I sat down to write this column about something else, but as I began to research I found an interesting site with quotes from Temple Grandin. I have used some of these in the past, but I realized that I needed to share some more. This woman has so much information and knowledge to communicate that will help us as parents and advocates understand a little more about the spectrum of autism.
I was sitting on my front porch having my first cup of coffee, thoroughly enjoying what the morning had to offer. Beautiful day today with a very light breeze, temp around 80 and clear skies. I was thinking about the past few days and a trip my wife and I made to the Ardmore area for a family reunion.
My brother called me the other day to talk about the NSA spying program leaked by Edward Snowden.
He said he has been fascinated by the response of politicians, particularly of their language regarding the incident, and the frequent use of the word treason in describing Snowdenâ€™s actions. Itâ€™s an extreme word used to elicit an emotional response.
The hyperventilating seems to span party lines.
My brother told me his impression is that these politicians are running scared, but he wasnâ€™t sure of what.
The strangest thing happened to me this week. A series of events that I am sure are completely unrelated and coincidental but none the less, strange enough to make a person take pause. Now I am not a big conspiracy theorist, but I have my fair share of thoughts on the capabilities of intelligence agencies and their ability to gather information in a Casper the ghost type fashion. The technology is vast and abundant and we have given the powers that be the ability to track our every move since the inception of the internet and the creation of wireless web.
My big brother, Ben, turns 60 this week. Seems hardly possible.
I still remember him as the athletic, devil-may-care teenager I always idolized.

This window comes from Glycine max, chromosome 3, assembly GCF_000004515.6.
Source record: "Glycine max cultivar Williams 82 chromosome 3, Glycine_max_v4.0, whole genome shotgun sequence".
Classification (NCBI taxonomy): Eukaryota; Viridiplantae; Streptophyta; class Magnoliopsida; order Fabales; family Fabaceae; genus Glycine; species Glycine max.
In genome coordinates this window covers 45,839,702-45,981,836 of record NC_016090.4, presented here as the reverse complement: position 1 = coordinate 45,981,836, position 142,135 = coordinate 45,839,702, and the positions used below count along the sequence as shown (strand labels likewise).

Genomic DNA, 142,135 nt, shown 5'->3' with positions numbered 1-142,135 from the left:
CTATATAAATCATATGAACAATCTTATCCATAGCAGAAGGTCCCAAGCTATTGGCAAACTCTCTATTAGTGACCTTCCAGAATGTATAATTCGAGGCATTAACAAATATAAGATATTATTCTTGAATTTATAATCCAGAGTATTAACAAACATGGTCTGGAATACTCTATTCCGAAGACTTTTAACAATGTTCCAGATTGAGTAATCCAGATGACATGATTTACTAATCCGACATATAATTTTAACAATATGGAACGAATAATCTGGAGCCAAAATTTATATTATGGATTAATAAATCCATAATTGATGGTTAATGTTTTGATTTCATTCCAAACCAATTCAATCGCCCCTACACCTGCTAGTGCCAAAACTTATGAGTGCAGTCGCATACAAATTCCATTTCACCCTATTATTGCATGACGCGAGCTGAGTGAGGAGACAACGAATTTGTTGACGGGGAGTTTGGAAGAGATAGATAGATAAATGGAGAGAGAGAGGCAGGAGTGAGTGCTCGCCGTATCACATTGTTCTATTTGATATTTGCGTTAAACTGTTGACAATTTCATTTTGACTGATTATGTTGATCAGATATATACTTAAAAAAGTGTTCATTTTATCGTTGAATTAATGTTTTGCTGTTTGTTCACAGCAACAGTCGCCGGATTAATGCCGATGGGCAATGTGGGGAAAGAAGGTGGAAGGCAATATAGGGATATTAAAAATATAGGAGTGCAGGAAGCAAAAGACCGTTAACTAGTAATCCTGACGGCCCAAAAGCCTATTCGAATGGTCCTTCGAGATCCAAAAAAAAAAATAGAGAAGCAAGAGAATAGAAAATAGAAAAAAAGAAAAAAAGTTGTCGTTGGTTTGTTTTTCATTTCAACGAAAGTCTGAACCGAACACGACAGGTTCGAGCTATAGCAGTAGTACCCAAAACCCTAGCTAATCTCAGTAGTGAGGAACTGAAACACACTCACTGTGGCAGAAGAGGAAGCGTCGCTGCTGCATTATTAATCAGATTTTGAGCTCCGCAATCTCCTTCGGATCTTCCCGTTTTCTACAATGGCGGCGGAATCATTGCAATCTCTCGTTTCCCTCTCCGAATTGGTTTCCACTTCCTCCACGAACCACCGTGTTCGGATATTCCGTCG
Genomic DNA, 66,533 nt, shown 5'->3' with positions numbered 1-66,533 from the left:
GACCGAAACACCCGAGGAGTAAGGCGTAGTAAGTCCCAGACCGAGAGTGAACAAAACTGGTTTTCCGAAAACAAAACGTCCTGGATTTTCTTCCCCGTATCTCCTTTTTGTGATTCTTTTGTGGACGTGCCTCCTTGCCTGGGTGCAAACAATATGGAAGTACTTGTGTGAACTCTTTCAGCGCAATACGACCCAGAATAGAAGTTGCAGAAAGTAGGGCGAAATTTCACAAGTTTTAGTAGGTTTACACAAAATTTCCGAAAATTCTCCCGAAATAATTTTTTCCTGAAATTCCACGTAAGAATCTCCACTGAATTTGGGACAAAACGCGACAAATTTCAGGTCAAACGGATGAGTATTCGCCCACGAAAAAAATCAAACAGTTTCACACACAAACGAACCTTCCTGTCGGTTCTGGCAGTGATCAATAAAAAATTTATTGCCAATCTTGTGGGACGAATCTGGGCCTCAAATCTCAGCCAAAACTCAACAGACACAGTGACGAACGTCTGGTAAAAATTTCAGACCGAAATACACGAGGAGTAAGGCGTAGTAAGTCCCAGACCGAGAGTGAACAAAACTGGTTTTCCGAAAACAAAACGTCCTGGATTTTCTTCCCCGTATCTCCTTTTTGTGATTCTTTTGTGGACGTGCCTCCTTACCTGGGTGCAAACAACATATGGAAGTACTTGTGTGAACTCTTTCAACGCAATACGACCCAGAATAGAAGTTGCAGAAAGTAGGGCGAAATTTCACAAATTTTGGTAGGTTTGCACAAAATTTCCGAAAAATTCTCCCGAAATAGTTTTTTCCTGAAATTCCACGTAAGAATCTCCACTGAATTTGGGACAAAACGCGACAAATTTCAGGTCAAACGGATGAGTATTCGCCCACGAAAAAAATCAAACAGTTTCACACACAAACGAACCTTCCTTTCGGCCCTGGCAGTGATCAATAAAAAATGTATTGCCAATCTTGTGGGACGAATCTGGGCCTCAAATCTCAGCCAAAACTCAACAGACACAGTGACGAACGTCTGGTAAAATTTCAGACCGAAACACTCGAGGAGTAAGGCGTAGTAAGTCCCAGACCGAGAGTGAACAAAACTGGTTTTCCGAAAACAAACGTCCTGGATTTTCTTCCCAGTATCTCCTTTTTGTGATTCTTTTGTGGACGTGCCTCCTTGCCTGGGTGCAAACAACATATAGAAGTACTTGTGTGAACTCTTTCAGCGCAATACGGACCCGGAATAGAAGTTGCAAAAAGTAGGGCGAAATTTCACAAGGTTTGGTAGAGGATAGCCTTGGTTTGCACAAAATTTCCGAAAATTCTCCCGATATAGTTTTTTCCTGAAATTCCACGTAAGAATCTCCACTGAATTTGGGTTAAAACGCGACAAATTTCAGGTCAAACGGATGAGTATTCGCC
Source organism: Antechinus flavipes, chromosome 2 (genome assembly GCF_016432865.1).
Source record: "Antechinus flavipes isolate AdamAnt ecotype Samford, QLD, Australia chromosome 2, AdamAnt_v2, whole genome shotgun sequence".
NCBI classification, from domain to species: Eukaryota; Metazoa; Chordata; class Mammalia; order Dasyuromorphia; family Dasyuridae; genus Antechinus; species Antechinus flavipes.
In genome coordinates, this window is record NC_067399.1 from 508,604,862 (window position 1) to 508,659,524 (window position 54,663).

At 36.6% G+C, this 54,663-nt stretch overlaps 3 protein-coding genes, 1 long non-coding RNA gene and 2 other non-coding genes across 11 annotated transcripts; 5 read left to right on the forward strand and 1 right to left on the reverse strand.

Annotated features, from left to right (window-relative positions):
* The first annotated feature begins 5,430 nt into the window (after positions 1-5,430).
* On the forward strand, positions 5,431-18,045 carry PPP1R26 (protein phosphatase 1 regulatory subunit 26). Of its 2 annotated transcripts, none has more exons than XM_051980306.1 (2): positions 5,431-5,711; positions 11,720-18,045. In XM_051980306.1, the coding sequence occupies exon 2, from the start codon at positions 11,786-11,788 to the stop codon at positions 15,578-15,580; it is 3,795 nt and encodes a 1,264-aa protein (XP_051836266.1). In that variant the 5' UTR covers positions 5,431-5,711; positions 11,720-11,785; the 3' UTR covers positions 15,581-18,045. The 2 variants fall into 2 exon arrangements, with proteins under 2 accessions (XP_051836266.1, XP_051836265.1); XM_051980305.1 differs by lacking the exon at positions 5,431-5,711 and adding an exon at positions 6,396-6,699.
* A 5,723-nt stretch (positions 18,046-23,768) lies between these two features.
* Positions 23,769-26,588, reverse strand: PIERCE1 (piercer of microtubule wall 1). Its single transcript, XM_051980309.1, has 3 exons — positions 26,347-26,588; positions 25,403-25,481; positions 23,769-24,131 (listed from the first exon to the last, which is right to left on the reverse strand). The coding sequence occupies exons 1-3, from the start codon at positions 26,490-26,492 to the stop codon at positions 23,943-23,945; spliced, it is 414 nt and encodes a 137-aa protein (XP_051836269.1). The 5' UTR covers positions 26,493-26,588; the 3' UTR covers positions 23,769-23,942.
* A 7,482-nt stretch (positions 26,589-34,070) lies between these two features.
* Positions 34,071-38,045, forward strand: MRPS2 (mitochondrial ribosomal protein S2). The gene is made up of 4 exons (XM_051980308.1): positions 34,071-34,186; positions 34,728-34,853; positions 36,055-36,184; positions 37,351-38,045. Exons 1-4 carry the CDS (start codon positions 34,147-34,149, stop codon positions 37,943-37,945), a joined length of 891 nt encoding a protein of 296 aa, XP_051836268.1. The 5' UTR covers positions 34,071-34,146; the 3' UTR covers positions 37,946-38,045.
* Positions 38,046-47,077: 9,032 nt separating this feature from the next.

We always were a kind of Mutt and Jeff combination. He bordered on being lanky, and I always was on the stubby side.
While I always was very concerned with following the rules, my brother generally would invite trouble in for dinner.
There was a great disparity in our athletic abilities. This was particularly evident on the baseball field.
Friday and Saturday I found myself on familiar territory when I visited the flood ravaged communities of Stapp Zoe, Haw Creek and Hontubby. I grew up in Zoe (as most people call it) and the area damaged from raging waters is my old stomping grounds. While I was there, I began to remember how different life down south is compared to living in Poteau.
May was a difficult, heart wrenching month for the state of Oklahoma.Â The lives of at least 40 men, women and children were cut short by tornadoes that ripped through towns and cities. Hundreds were injured, some severely. Almost 4,000 homes and businesses were damaged or destroyed.
In the wake of these terrible storms, we saw suffering and loss.Â But we also saw something else: an Oklahoma Spirit that would not be broken and would not be defeated.
In the wake of the Moore tragedy, it shames me to say that the lowest form of human in our society has reared its ugly head. Immediately after the tornado devastated Moore, alerts for scam artist were being pummeled through the media. They were full of safety precautions, warnings and ways to ensure you are dealing with a legitimate donation site. And if that isnâ€™t bad enough, people are being arrested for looting through the devastated homes in hopes of financial or material gain.
Weâ€™ve received some constituent calls with questions about Senate Bill 71. The legislation was authored by myself and coauthored by Rep. John Bennett and would have allowed storage building manufacturers to move products to sales sites or customers for the price of one annual permit, rather than individual permits for individual loads.
Out of 1,369 Senate bill requests, Senate Bill 71 was first known as bill request number 7, so you can see that we filed very early. The bill was introduced on Jan. 3, 2013 when it was given the number of Senate Bill 71.
An iconic keyboardist who made a large impact during the music movement of the â€˜60s has passed away. Co-founder of The Doors, Ray Manzarek, died Monday at age 74, after a long battle with cancer.
Granted, the dark philosophical music by the quartet of Manzarek, lead singer Jim Morrison, guitarist Robbie Kreiger and drummer John Densmore may not be on the top 10 list of many of my readers, they are one of my favorite bands, topped only by Janis Joplin.